This article was written by Alex Steffen in October 2007. We're republishing it here as part of our month-long editorial retrospective.
There was a time, not all that long ago, when a company's responsibilities stopped at the office door.
Those days are over. As connectivity increases and activists grow more savvy about forcing transparency in the sourcing of goods (think, for instance, of the blood diamonds campaign or the use of cell phones to reveal the origins of food), William Gibson's prophetic remarks on accountability ring more true every day:
"It is becoming unprecedentedly difficult for anyone, anyone at all, to keep a secret. In the age of the leak and the blog, of evidence extraction and link discovery, truths will either out or be outed, later if not sooner. This is something I would bring to the attention of every diplomat, politician and corporate leader: the future, eventually, will find you out. The future... will have its way with you. In the end, you will be seen to have done that which you did."
The practical manifestation of this trend is that everything matters. Where once a company was held accountable for what it did, it is increasingly held accountable for that which it caused to happen. As the consulting outfit SustainAbility puts it in their report The Changing Landscape of Liability, "boundaries of accountability will progressively expand through the value chain and through the whole life-cycle of a product's development, production, use and disposal."
A company's suppliers matter. Those suppliers' subcontractors matter. The labor standards of everyone who had any part in making the product matter. The materials in the product matter. The energy used to make it matters. The manufacturing process itself matters, as does the producer's plan for the disposal of the product when it's over. Indeed, as far a corporate reputations are concerned, accountability is becoming a vast web of entanglements in the actions of others, some of whom the leaders of that corporation might be hard-pressed to name.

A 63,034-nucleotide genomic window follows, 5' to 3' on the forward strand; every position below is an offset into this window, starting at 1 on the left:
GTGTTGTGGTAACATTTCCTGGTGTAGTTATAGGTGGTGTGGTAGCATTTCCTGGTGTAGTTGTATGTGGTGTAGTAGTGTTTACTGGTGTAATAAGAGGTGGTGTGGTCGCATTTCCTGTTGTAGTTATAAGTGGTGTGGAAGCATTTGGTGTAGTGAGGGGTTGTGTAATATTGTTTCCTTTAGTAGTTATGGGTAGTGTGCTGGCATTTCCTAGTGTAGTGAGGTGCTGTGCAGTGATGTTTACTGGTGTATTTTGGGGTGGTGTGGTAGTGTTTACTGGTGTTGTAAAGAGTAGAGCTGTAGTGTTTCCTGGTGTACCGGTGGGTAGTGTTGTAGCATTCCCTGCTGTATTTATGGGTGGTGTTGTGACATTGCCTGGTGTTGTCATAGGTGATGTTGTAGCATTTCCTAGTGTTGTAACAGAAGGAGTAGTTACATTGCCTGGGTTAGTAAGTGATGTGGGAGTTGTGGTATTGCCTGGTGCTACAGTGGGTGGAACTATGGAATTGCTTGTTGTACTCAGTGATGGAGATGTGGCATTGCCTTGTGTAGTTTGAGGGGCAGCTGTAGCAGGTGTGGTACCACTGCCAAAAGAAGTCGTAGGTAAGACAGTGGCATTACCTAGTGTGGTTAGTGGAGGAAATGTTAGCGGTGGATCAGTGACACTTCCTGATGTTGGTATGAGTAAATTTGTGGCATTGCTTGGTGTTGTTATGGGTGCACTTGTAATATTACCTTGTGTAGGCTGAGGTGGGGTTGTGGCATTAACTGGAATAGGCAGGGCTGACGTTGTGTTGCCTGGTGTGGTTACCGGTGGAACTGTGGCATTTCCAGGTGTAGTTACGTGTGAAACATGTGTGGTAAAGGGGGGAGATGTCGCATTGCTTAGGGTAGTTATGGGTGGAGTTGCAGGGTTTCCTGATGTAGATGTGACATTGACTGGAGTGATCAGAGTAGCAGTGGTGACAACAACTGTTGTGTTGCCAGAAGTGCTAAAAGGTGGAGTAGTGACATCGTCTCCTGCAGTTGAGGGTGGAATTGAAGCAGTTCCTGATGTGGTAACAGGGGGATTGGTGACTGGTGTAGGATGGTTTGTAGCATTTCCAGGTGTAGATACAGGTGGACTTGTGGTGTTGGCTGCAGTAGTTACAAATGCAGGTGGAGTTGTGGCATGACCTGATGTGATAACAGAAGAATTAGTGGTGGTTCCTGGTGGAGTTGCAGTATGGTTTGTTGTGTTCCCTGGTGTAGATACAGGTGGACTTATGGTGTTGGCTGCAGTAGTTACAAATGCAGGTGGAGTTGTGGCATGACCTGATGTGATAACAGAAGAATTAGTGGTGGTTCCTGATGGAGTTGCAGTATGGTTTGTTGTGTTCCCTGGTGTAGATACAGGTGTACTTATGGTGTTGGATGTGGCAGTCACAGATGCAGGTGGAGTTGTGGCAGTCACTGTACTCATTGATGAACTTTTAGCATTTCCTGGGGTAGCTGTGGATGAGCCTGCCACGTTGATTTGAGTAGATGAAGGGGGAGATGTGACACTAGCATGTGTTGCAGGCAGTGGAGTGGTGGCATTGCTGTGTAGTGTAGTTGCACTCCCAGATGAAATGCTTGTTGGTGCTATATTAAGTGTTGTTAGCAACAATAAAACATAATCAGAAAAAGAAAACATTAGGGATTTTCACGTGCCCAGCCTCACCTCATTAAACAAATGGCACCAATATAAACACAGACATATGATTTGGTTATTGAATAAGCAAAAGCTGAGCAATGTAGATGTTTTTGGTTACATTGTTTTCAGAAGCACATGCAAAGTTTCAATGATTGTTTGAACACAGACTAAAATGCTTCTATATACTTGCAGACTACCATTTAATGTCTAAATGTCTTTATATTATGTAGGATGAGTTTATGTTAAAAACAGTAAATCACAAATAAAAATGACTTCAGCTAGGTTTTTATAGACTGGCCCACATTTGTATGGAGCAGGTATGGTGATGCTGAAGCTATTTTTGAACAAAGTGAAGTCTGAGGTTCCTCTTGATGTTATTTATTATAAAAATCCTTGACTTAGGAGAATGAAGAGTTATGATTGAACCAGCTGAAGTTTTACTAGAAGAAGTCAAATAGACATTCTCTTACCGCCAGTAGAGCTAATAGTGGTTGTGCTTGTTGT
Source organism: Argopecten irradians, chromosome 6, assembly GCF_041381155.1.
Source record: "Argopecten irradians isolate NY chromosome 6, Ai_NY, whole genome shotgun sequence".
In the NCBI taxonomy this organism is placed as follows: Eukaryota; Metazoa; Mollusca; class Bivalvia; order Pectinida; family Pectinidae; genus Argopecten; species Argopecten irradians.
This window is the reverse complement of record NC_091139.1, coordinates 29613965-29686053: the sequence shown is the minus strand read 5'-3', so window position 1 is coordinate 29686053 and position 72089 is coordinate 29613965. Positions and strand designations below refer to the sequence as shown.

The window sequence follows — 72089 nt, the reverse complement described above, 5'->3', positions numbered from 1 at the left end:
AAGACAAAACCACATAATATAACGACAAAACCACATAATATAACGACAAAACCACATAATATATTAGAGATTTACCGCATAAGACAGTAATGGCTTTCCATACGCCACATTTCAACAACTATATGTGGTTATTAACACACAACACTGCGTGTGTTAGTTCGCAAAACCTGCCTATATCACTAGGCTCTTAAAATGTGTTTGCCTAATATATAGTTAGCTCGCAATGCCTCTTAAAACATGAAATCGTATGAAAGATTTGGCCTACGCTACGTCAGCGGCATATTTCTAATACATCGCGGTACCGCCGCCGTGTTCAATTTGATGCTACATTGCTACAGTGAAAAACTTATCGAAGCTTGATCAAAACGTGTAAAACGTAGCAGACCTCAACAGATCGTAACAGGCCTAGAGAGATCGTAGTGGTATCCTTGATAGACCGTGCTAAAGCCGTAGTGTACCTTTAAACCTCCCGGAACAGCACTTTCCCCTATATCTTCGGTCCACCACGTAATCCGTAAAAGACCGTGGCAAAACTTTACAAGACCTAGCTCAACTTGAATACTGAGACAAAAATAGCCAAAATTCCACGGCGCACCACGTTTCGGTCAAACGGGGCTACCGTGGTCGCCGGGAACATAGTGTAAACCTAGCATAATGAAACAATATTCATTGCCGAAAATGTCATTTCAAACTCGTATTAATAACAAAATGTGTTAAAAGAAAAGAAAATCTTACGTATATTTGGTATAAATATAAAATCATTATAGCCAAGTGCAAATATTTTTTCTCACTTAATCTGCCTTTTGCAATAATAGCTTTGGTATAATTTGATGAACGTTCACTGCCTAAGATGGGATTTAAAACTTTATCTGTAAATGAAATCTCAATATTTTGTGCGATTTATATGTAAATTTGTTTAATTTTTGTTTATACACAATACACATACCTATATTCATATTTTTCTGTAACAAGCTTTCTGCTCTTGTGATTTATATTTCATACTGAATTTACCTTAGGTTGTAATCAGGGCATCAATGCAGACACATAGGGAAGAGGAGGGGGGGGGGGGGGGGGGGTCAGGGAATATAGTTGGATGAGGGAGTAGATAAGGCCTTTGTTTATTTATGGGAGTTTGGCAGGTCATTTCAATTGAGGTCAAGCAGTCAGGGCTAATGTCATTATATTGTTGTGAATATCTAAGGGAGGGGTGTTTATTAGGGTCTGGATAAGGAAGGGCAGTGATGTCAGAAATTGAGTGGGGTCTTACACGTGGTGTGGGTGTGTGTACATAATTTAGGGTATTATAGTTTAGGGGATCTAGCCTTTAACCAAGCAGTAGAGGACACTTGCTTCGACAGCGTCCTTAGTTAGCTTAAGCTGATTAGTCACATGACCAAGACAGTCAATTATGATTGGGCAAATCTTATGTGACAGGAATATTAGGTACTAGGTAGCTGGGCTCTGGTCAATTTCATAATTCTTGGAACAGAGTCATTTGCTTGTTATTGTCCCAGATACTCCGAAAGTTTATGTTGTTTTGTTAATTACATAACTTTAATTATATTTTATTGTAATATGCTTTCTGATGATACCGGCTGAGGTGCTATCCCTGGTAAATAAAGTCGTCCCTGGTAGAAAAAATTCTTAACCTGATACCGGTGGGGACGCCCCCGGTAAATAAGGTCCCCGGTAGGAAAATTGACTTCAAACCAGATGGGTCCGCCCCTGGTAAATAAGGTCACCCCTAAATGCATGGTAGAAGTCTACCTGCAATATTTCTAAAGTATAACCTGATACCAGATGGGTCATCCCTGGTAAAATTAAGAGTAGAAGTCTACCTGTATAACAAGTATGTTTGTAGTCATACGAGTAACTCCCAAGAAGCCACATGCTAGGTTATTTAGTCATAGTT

This is something new, and powerful. We already have an increasingly effective global NGO movement aimed at forcing whole classes of businesses into compliance with certification systems (think FSC timber, fair trade coffee, etc.). In his excellent book Branded!: How the 'certification revolution' is transforming global capitalism, Michael Conroy notes that a whole array of industries are now coming into compliance with third-party accountability systems that certify whether or not that company's actions meet basic environmental and social standards. It's not just coffee and chocolate anymore, but also mining, banking, apparel, chemicals and so on. If you're in business, you can be sure that someone, somewhere has a certification system with your name on it.
But in this new phase, it is not enough simply to stop being evil. As Marks & Spencer executive Ed Williams said, "consumers increasingly want to be sure that the companies they deal with reflect their values, can be trusted to behave responsibly, are who they say they are and are the kind of organization they like to be associated with." In simpler terms, companies are finding themselves held responsible for the whole backstory of their products.
A product's backstory, you'll remember, is everything that happened to get the object or service to us, everything that will happen behind the scenes while we use it, and everything that will happen after it leaves our lives. The backstory tells us who we’re being when we make a choice.
Good companies are getting better at telling the backstories of the things they make. Other companies -- the ones who can’t figure out how to tell their backstories, or whose backstories are shameful -- are sailing into the storm. Indeed, how companies tell their backstories is the critical business communication challenge of the next decade. We're entering an era of holistic accountability and backstory management.
So far, attempts at creating tools for telling backstories have been mostly unsuccessful.